the example in Table 2) mean psychologically *high differentiation *of
cognition. If they were low and Pot(LS), correspondingly, high, the
cognition would be undifferentiated, diffuse. The extreme case while Pot(LS) = 1
and, thus, all trial probability vectors (“forces”) (.2, .2, .2, .2, .2) ,
would indicate the most primitive cognition, “random walk” through the states. –
(The “picking up” the *relevant* states, giving form to the actual life
space, means, naturally, the first and most fundamental differentiating act of
subject.)

Lewin talks about some concrete
things which can produce valence fields, e.g., food, social acceptance,
producing something valuable, electric shock (negative field) etc. – We
emphasize, however, the cognitive aspect: cognitively, the *goals* (or
cognitive states having valence) mean that those states are bringing positive *
expectations*. (Correspondingly, the state with negative valence creates
negative expectations which lead to the avoidance of it.) Not until the goal is
*reached *(i.e., the corresponding behavior trial occurs and succeeds), a
learning reinforcement takes place. – The goal needs not to be a “real thing”;
it can well be a cognitive state, e.g., during a thinking process a state where
the individual experiences that the problem is solved. This can produce –
without any “outer behavior” – a reinforcement effect, too.

The expectations play an
essential role in *group dynamics*. According to DPM, the group is defined
as a set of individuals (members) who have *at least one expectation*
concerning the behavior of some other member. This makes every individual in
that set of individuals somehow dependent on the others. In human groups the
expectations are strengthened by *communication*. The expectations are
definite, if the person *believes* completely the message he receives,
otherwise he does not take the message into account; thus, a probability vector
is used for determining the believing. (Seemingly, there are cultural
differences: if in a group – or in a culture – the probabilities to believe the
messages are high, the group behavior is more *articulated*
(differentiated) than in groups with low belief probabilities.)

The analysis of group behavior is not examined here further. (A detailed description of group behavior – in terms of DPM – is available in Rainio 1972 and 2000.)

5. Discussion

Although very
little ** empirical work** has been done using Discrete Process
Model for estimation, some laboratory experiments show that the model can well
be operationalized at least in well controlled laboratory game situations; in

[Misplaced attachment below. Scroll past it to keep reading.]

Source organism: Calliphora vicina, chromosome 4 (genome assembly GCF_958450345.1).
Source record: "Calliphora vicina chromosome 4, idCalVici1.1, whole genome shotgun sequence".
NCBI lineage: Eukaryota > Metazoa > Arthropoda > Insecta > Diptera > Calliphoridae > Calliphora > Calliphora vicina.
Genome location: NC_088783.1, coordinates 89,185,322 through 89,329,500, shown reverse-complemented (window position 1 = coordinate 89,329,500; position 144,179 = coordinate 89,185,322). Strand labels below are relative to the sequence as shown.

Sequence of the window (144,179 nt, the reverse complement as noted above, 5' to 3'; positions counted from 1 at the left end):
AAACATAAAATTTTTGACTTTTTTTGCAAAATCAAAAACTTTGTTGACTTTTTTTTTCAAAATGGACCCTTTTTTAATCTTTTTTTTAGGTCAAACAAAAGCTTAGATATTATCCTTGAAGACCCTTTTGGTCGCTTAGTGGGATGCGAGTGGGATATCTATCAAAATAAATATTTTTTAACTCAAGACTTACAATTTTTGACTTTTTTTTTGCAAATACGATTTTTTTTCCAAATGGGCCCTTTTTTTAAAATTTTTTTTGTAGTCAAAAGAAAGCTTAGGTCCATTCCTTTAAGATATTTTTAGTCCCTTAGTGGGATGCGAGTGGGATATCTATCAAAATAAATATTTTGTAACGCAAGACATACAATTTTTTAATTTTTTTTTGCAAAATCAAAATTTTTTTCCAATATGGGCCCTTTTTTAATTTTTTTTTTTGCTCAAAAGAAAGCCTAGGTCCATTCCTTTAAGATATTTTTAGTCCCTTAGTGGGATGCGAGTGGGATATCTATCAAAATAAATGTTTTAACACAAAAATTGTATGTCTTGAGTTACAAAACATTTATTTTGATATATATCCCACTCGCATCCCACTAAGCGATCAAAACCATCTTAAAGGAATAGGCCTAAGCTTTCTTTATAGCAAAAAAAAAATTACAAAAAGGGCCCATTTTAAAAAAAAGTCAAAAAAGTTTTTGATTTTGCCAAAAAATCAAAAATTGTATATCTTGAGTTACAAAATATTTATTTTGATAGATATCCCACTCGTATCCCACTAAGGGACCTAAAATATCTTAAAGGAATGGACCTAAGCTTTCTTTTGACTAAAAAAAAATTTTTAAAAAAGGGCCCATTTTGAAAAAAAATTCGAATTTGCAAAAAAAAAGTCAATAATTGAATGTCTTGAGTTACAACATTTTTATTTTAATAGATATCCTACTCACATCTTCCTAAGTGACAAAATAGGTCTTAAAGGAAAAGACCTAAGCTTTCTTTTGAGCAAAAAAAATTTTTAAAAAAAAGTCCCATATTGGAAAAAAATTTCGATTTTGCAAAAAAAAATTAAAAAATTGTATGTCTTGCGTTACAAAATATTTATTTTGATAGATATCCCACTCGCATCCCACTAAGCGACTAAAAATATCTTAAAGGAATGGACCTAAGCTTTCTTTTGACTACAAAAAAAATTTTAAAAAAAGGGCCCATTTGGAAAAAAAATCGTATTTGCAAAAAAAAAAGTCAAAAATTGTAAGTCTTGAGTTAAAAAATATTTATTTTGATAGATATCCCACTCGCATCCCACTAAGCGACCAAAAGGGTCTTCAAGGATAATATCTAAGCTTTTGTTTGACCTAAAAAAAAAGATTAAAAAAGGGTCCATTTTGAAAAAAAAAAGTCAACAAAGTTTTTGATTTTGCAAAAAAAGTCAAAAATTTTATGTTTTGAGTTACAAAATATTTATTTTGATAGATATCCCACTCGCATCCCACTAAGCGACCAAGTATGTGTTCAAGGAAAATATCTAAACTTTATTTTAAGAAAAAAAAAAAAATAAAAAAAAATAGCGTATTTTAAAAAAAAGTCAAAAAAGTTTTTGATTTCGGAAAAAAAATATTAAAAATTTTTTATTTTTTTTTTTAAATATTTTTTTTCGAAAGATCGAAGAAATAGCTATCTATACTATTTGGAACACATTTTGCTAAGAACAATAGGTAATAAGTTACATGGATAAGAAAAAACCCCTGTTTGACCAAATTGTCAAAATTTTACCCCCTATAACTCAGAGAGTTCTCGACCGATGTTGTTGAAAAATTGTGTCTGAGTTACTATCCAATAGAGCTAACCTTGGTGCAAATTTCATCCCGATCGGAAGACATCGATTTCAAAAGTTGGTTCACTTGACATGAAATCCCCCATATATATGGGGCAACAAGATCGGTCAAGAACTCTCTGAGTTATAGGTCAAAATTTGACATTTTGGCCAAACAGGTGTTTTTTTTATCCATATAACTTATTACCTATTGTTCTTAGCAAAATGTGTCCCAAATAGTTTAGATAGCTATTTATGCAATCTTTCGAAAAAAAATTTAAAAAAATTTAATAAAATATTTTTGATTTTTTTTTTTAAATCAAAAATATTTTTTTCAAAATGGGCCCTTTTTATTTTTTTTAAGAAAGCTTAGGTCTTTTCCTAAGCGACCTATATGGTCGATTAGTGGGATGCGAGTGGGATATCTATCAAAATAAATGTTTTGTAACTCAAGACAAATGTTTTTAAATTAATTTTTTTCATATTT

those situations, namely, the behavior choices and communication acts are
observable. A particular Group Maze experiment has been constructed and
simulated using DPM. The goodness-of-fit of the simulations has been rather high
(Rainio, 1972 and 2000).

*
Physical quantum
mechanics and DPM:*

The mathematical
structure of DPM is *general*; it covers different kinds of systems. Thus,
it is actually not very surprising that it is applicable to the description of
physical quantum evolution, too.

The
probability of cognitive trial corresponds – in quantum mechanics – to the
probability of *transition* of a system from one quantum state to another.
(But no “success” of transition is assumed.) The vector of the transition
probabilities at a certain point in time indicates a system’s *superposition
state*. This corresponds to Feynman’s sum over all paths. The system’s
evolution process is manifested as “jumps” from a superposition state to
another. If some vector, however, allows only the staying in the actual state
(i.e., the transition probability from the state *i *to itself, p_{i,i
} , is 1 and the others 0), then the process ends in this stable state.
Such a state is not a superposition state but a so-called “definite” state and
it is *observable, *in principle – i.e., the system exists in that state.

The application of DPM both to physical quantum mechanics and to cognition is represented in detail in Rainio’s several works (Rainio, 2008 and 2009). Notice that, independently of DPM and without knowing it, McCall, Whitaker, and George have also used a discrete quantum evolution model which is based on the transition probabilities (McCall, Whitaker, and George, 2001).

It is **
philosophically** interesting and important that the DPM approach – being
extremely abstract and general – seems to be able to combine the quantum
mechanical theory and the dynamical psychology to the same conceptual framework.
(One has to notice, however, that the dynamical psychology is not identical with

It seems obvious that Kurt Lewin’s brilliant intuitive insights concealed fundamental ideas which lead to new understanding not only in dynamical psychology but also in a much greater domain of philosophy.

Acknowledgement

I am very grateful to many members of the Finnish Society of Natural Philosophy for their interest in my ideas and I want to thank particularly Pentti Malaska – emeritus professor in mathematics of economy and honorary doctor in technology – who has been patiently great help to me.